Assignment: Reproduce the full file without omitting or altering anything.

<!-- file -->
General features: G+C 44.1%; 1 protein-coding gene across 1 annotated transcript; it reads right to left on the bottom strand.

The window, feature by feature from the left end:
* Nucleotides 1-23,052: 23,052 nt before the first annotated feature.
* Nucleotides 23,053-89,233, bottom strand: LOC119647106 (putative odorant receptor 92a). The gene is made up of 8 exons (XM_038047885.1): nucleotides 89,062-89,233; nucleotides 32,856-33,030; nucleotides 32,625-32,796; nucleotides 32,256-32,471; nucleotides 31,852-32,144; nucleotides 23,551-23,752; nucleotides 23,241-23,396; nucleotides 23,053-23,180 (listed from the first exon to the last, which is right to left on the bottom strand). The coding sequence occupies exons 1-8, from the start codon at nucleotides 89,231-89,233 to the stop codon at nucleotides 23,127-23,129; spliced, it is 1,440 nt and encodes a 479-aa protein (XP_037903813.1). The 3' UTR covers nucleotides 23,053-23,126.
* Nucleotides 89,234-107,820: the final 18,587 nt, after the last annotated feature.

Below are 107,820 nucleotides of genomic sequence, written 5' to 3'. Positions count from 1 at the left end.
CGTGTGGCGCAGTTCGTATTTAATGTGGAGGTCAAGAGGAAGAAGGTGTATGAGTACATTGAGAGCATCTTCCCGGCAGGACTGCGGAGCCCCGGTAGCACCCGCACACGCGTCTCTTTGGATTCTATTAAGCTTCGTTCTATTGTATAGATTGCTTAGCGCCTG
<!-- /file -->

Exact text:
General features: G+C 44.1%; 1 protein-coding gene across 1 annotated transcript; it reads right to left on the bottom strand.

The window, feature by feature from the left end:
* Nucleotides 1-23,052: 23,052 nt before the first annotated feature.
* Nucleotides 23,053-89,233, bottom strand: LOC119647106 (putative odorant receptor 92a). The gene is made up of 8 exons (XM_038047885.1): nucleotides 89,062-89,233; nucleotides 32,856-33,030; nucleotides 32,625-32,796; nucleotides 32,256-32,471; nucleotides 31,852-32,144; nucleotides 23,551-23,752; nucleotides 23,241-23,396; nucleotides 23,053-23,180 (listed from the first exon to the last, which is right to left on the bottom strand). The coding sequence occupies exons 1-8, from the start codon at nucleotides 89,231-89,233 to the stop codon at nucleotides 23,127-23,129; spliced, it is 1,440 nt and encodes a 479-aa protein (XP_037903813.1). The 3' UTR covers nucleotides 23,053-23,126.
* Nucleotides 89,234-107,820: the final 18,587 nt, after the last annotated feature.

Below are 107,820 nucleotides of genomic sequence, written 5' to 3'. Positions count from 1 at the left end.
CGTGTGGCGCAGTTCGTATTTAATGTGGAGGTCAAGAGGAAGAAGGTGTATGAGTACATTGAGAGCATCTTCCCGGCAGGACTGCGGAGCCCCGGTAGCACCCGCACACGCGTCTCTTTGGATTCTATTAAGCTTCGTTCTATTGTATAGATTGCTTAGCGCCTG